Weber Fire ½ mile from Hwy 160

Glider pilot Bob Thompson took this photo while flying his glider Sunday. He spent almost an hour above the Mancos fire and was able to capture the slurry lines that were created to prevent the fire from spreading. Enlarge photo

Photo courtesy of Bob Thompson

Glider pilot Bob Thompson took this photo while flying his glider Sunday. He spent almost an hour above the Mancos fire and was able to capture the slurry lines that were created to prevent the fire from spreading.

MANCOS – Infrared readings showed the Weber Fire near Mancos had expanded to 8,300 acres by midnight Sunday night. Most of the growth was on north and northwest edges of fire, said Mary Huels, a fire information officer.

The fire is still about a mile southeast of Mancos and a half a mile south from U.S. Highway 160. Authorities are reporting zero percent containment.

No homes have been lost, but Huels confirmed that one small outbuilding burned in the fire. No injuries have been reported.

About 160 fire personnel were working on the blaze, along with four helicopters, three single-engine air tankers and a guide plane.

A Type 2 team from South Dakota took over fire fight work Sunday evening, bringing more resources and experience to fight the fire.

Even so, more resources have been requested, including a Type 1 Hot Shot team, Huels said.

Hot, dry weather and wind predicted for today continue to be a concern for firefighting crews, Huels said.

“We are expecting active fire behavior with additional torching,” she said.

The weather forecast for today calls for mostly sunny skies and temperatures in the upper 80s. On Tuesday and Wednesday, there is a 20 percent chance of thunderstorms, according to the National Weather Service in Grand Junction.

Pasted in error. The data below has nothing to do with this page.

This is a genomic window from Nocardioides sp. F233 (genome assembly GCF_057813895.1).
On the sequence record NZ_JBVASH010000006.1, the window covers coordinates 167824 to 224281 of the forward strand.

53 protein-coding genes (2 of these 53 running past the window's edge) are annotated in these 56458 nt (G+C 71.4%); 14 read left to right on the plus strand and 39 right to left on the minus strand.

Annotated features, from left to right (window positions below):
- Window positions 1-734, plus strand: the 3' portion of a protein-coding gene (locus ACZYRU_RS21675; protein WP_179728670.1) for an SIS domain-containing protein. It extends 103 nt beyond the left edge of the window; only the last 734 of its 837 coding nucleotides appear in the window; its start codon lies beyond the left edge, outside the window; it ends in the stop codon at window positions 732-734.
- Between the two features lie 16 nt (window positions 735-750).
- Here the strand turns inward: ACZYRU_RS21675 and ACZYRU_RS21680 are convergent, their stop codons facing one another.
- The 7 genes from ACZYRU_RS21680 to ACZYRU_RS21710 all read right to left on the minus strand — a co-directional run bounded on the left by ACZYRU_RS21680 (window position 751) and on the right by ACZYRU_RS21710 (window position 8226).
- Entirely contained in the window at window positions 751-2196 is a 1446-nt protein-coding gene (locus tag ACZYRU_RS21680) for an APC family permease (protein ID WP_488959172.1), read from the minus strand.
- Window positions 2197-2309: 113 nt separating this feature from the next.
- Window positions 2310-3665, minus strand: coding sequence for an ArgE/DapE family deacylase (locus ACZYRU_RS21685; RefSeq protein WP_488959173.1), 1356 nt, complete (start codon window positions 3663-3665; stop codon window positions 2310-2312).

Today, fire officials were expecting spot fires to flare up easily amid the tinder dry vegetation.

On Sunday, conditions were far from favorable, but they failed to produce the manic growth firefighters had feared.

“I anticipated seeing more of that today,” said Craig Goodell, incident commander for the Type 3 federal team managing the fire.

The Type 3 team fighting the blaze was replaced Sunday evening with the federal Type 2 team from South Dakota.

“This team that came in has a little more depth and horsepower to deal with it,” Goodell said.

The possibility that the fire could jump Highway 160 continued to be one of officials’ top concerns.

Goodell said the location was “fairly defendable,” meaning he was confident firefighters could hold the line.

“With that said, there is no guarantee that the fire won’t cross the highway,” he said.

The north side of the highway is densely vegetated – and more populated.

“It would be a whole different fire at that point,” Goodell said.

Should the fire jump the highway, firefighters will mount a aggressive attack to prevent further spread, he said.

The fire was consuming vegetation in small, powerful bursts, producing large puffs of smoke, rather than one towering column.

The Weber Fire was ranked the third highest priority in the Rocky Mountain Region, beneath the High Park Fire west of Fort Collins and the Waldo Canyon Fire west of Colorado Springs.

Although no homes have been lost, the fire came within 80 feet of one home Sunday in the Elk Stream Ranch subdivision two miles south of Highway 160, said Dan Bender, spokesman for the La Plata County Sheriff’s Office.

In Mancos, people gathered on porches, in parking lots and along roads to watch the flames and smoke make a slow advance.

Mancos resident Charlie Campbell said he felt “tense anticipation” about what the fire might do.

“I keep thinking of the Missionary Ridge Fire. I keep thinking, ‘Oh, God, is this thing going to be that all over again? How far is this thing going to go?’” he said.

The Colorado Department of Transportation placed signs on the highway instructing travelers not to stop along a five-mile stretch near the fire. Safety cones lined the highway to dissuade onlookers from pulling over.

About a dozen drivers who stopped on both sides of Highway 160 just east of Mancos were told by a sheriff’s deputy on a loudspeaker to move along or go to jail.

The blaze moved in mostly a northeast direction Sunday, but part of it moved northwest down Menefee Mountain toward Mancos.

The cost of the fire as of Sunday morning was $350,000.

Heavy air tankers that had been fighting the blaze Saturday were diverted to higher priority fires in Colorado and Utah.

Air tankers are a national resource and must go to the wildfires with the highest priority, which is determined based on human threat levels and potential property loss.

The Weber Fire started Friday three miles south of Mancos.

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